The latest data on polar bears in the Southern Beaufort Sea – which stretches across the top of America and Canada – shows a 40 percent population drop between 2001-2010 from 1,500 to 900 individuals.
Global warming has caused sea ice to melt, depriving bears of their homes and hunting grounds. This September, there was an average of 1.9 million square miles of sea ice in the Arctic ocean. That’s 575,000 square miles less than the average between 1981 and 2010.
The problem is immediate: On Boxing Day, temperatures soared to a record 19.4C on the island of Kodiak – the highest December reading ever recorded in Alaska.
Polar bears, with their 42 razor sharp teeth, paws the size of dinner plates and 4 inches of fat under their black skin and white fur are some of the most resilient mammals on the planet. But scientists believe that climate change has driven them away.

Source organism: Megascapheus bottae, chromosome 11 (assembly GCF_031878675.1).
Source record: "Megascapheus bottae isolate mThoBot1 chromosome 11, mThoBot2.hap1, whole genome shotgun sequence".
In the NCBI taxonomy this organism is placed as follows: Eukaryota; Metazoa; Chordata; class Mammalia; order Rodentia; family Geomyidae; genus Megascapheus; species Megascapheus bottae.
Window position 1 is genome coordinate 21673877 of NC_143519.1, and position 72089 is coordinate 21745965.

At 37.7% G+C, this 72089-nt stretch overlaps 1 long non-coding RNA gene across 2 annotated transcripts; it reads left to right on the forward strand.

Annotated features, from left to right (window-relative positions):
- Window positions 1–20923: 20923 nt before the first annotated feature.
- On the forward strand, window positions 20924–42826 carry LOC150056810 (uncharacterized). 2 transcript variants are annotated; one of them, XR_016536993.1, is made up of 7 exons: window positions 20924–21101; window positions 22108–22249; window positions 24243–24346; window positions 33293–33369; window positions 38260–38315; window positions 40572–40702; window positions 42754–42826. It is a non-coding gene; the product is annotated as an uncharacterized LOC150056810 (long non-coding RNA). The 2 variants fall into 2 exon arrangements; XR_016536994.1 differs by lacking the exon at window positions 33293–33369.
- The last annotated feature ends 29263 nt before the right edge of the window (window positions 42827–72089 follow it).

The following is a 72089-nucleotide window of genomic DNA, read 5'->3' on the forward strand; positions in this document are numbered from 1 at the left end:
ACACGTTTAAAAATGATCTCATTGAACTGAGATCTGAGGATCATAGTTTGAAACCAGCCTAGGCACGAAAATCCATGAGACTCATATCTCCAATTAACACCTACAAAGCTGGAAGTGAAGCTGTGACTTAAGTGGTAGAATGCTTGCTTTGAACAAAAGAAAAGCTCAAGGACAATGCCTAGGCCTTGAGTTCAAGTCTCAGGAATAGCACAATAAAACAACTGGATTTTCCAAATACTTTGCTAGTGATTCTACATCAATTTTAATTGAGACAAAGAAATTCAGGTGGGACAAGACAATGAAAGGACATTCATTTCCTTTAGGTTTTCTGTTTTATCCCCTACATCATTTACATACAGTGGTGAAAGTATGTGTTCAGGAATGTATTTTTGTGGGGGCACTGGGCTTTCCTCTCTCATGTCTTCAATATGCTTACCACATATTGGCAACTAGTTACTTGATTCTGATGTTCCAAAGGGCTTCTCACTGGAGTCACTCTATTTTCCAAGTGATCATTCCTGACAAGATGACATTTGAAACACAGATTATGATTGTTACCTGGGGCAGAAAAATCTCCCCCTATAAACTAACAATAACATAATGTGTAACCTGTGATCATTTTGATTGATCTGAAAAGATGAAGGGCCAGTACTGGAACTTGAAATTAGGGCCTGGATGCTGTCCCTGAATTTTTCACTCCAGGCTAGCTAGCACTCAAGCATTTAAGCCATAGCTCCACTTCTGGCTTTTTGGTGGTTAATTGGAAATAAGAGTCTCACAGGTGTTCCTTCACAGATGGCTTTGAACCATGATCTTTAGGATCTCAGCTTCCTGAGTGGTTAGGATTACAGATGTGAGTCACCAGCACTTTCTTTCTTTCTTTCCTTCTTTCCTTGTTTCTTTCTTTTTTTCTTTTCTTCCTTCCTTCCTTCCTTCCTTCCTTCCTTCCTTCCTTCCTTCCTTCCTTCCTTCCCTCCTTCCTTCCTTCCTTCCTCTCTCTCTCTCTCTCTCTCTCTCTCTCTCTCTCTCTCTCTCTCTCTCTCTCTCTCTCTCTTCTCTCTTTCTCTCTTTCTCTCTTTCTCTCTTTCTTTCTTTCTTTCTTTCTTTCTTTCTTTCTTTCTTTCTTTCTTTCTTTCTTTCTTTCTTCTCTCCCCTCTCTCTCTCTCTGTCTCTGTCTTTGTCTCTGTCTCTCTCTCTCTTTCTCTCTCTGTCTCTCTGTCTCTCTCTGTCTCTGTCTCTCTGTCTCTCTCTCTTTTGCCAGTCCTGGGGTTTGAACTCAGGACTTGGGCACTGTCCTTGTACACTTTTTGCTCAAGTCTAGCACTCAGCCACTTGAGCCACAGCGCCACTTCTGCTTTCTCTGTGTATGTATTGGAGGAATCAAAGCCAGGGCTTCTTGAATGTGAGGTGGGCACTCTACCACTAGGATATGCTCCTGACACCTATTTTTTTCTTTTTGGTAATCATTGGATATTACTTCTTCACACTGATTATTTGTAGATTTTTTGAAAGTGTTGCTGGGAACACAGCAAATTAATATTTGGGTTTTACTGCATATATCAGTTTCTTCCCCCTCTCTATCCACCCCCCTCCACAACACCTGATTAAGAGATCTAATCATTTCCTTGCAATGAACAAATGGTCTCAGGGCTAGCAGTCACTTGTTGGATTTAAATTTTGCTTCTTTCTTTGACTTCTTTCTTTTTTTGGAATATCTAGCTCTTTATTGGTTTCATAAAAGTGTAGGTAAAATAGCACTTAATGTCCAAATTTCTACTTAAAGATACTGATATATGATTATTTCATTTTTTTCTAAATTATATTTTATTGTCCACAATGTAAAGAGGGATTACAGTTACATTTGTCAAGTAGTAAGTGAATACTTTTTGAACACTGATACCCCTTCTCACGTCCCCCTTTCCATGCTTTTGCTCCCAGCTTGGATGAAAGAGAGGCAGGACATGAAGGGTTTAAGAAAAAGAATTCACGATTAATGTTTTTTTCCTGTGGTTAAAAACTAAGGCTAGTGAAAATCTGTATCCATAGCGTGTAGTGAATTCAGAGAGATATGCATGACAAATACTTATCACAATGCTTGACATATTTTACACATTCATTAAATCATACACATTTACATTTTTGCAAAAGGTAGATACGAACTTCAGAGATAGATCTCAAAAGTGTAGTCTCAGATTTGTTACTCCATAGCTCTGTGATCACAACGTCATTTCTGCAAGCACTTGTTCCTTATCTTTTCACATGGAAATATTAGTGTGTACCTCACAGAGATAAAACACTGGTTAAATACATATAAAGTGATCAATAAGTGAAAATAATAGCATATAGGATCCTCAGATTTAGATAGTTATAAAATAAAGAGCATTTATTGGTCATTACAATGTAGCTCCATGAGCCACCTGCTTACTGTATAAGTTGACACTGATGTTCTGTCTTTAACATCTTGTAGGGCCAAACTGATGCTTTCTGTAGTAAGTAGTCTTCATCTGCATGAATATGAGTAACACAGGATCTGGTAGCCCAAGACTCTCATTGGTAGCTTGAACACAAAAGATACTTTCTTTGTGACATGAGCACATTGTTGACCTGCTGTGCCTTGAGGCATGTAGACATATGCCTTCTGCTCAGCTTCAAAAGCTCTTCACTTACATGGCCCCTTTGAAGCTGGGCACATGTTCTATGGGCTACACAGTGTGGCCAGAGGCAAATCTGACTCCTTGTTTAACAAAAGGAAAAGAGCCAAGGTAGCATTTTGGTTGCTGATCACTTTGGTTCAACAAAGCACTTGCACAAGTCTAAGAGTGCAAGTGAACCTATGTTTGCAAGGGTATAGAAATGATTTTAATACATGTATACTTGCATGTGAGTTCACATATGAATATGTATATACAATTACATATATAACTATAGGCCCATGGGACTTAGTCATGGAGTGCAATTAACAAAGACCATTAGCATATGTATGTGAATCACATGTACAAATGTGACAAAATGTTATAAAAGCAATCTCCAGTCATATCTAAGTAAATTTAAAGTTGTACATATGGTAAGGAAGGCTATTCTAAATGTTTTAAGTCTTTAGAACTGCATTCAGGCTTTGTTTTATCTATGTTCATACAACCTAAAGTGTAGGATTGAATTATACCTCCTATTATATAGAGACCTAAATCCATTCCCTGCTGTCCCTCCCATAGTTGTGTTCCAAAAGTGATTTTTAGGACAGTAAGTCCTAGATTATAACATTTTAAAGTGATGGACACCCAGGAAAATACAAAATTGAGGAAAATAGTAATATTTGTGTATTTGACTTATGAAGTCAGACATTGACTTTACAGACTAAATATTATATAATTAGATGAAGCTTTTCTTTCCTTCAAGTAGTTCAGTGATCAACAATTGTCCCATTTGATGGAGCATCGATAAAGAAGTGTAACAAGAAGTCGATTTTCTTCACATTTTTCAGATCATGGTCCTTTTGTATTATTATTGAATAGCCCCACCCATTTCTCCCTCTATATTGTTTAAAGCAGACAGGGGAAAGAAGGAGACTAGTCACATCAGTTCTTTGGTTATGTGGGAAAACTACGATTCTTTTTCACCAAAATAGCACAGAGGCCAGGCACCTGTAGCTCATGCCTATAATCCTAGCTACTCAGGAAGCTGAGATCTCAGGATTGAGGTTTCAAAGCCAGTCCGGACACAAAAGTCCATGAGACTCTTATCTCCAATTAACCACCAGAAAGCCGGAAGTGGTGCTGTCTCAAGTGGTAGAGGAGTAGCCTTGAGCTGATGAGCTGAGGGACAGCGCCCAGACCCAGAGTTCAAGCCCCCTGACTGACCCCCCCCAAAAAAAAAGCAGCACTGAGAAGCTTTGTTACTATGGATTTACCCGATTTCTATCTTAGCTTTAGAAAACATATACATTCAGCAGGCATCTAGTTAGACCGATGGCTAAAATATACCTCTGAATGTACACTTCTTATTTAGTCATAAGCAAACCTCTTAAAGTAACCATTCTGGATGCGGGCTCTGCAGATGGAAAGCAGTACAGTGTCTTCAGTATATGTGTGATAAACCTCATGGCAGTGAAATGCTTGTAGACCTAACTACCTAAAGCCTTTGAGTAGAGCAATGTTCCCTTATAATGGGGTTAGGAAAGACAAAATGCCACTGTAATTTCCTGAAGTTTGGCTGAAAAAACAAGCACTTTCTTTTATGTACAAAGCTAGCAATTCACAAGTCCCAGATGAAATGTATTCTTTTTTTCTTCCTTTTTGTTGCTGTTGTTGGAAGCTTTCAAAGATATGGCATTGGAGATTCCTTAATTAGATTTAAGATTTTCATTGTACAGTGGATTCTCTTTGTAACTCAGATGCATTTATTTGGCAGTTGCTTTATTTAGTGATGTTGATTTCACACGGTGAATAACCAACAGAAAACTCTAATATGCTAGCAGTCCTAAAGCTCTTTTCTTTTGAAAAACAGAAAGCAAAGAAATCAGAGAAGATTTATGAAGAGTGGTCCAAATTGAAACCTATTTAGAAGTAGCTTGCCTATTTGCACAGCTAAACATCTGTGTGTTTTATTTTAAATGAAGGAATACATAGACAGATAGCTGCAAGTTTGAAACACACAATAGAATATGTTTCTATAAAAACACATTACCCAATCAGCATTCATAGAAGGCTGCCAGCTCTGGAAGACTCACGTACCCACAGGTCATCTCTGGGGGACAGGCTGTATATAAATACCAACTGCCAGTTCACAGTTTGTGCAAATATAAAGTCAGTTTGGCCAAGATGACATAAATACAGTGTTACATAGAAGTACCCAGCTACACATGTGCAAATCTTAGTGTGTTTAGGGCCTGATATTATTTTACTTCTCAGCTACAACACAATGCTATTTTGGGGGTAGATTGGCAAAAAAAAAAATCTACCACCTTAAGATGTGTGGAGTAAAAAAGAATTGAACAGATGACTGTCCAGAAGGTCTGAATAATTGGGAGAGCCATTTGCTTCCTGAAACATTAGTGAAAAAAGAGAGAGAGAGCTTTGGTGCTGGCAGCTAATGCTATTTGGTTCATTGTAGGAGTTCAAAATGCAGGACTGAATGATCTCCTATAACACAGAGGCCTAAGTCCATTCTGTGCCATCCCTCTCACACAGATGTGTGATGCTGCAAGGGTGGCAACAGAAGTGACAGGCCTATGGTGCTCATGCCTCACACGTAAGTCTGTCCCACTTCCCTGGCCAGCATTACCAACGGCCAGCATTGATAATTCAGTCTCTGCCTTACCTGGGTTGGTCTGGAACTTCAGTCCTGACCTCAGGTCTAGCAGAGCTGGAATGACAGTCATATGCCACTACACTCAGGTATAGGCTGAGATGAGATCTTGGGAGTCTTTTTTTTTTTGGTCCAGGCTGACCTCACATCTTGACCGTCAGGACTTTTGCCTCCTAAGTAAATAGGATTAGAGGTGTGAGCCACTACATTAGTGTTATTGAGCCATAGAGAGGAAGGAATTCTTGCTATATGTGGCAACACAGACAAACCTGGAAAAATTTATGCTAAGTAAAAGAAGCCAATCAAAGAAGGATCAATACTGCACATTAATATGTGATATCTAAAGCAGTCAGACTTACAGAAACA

Far to the west, on Russia’s Wrangel Island in the neighbouring Chukchi sea, the population has grown significantly, with scientists counting a record 747 bears in 2020, up from 589 in 2017.
The overall number of polar bears in the Chukchi sea has ballooned to 3,000 and they are described as being “in better condition, larger, and appeared to have higher reproductive rates than bears inhabiting the southern Beaufort Sea,” by Dr Karyn Rode, from the Alaska Science Centre.